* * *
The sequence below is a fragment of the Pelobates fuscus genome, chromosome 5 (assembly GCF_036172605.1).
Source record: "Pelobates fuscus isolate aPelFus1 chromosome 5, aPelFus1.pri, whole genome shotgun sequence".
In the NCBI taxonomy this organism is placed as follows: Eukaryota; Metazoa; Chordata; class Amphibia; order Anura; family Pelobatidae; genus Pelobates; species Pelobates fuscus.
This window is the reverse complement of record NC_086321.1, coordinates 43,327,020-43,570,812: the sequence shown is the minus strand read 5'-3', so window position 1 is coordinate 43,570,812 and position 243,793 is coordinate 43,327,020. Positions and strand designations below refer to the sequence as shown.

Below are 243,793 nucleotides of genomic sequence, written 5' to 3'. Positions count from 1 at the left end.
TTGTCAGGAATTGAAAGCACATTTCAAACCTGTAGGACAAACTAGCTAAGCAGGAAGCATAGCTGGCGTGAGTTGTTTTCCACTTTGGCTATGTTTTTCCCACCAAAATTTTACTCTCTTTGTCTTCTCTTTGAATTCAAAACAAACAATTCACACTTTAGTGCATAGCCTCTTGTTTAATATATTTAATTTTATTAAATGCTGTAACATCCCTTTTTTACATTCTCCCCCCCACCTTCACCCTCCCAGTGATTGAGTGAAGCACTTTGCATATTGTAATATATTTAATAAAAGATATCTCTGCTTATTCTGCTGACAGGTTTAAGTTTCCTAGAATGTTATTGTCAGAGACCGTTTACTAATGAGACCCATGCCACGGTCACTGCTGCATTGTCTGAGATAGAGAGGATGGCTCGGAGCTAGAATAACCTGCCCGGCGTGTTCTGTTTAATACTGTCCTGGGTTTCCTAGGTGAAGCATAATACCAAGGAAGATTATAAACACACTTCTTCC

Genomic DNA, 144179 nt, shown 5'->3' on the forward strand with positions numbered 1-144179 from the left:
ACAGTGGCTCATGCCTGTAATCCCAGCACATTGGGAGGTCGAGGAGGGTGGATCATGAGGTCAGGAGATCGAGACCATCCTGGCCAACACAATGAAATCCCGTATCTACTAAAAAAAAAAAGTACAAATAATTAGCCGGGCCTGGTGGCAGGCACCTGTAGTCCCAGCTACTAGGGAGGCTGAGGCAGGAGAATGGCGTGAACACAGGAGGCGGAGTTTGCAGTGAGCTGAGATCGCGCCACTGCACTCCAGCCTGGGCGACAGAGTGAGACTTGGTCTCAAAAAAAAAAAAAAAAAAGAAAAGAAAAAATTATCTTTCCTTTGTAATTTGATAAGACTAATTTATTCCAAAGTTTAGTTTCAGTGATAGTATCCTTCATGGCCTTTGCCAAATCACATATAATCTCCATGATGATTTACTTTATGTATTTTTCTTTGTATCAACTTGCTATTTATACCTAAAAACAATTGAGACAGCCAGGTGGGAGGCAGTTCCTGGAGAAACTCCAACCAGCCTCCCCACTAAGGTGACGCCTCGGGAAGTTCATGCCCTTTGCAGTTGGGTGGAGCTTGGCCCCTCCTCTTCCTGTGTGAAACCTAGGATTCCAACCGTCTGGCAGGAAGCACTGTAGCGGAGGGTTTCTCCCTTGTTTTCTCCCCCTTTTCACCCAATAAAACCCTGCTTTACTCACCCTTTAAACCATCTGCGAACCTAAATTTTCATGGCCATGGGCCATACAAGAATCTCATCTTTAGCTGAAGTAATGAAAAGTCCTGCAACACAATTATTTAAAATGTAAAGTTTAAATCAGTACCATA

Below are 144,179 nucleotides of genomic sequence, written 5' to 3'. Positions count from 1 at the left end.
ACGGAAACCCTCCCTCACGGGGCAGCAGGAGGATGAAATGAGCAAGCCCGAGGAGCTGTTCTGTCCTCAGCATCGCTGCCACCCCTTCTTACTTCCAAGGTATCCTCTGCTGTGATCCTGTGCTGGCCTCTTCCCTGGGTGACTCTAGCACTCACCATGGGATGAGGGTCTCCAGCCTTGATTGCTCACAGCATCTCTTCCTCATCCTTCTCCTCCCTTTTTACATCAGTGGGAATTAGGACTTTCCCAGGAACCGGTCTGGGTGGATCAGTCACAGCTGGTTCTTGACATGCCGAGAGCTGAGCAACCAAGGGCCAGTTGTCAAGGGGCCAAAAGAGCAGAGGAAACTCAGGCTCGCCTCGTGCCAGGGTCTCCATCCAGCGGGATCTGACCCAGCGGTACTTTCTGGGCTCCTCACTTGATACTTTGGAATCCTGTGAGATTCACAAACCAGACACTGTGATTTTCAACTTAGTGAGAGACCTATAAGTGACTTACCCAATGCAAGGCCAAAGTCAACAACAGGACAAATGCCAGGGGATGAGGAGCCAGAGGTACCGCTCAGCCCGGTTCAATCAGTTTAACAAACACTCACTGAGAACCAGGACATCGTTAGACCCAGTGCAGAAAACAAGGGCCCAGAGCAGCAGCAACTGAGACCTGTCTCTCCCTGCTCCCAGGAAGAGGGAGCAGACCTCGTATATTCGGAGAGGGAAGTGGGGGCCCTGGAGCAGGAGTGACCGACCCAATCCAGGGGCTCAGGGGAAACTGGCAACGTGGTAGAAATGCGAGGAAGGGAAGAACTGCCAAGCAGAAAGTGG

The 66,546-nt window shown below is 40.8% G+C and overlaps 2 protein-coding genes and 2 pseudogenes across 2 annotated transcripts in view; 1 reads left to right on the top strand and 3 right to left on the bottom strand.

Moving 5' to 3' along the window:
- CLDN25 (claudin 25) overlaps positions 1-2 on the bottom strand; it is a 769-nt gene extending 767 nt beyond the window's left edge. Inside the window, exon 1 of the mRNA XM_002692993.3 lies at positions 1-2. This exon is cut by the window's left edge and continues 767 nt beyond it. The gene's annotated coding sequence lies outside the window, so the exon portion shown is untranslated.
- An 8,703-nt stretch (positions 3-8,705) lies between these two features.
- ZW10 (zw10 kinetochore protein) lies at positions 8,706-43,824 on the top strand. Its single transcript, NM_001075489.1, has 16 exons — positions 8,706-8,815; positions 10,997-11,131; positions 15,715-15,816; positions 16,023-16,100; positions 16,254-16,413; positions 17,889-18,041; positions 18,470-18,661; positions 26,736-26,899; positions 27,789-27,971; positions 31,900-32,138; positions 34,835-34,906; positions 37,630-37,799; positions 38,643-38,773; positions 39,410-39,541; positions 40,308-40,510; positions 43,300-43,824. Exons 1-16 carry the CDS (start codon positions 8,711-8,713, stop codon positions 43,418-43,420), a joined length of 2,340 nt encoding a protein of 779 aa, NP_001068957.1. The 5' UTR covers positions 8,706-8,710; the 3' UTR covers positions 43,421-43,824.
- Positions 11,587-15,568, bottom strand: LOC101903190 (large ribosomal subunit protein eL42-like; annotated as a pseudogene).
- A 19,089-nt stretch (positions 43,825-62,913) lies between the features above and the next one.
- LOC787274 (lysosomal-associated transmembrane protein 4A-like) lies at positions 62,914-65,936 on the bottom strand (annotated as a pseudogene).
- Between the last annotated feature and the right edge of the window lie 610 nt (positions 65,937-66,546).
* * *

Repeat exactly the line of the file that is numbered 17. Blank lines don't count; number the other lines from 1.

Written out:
- A 19,089-nt stretch (positions 43,825-62,913) lies between the features above and the next one.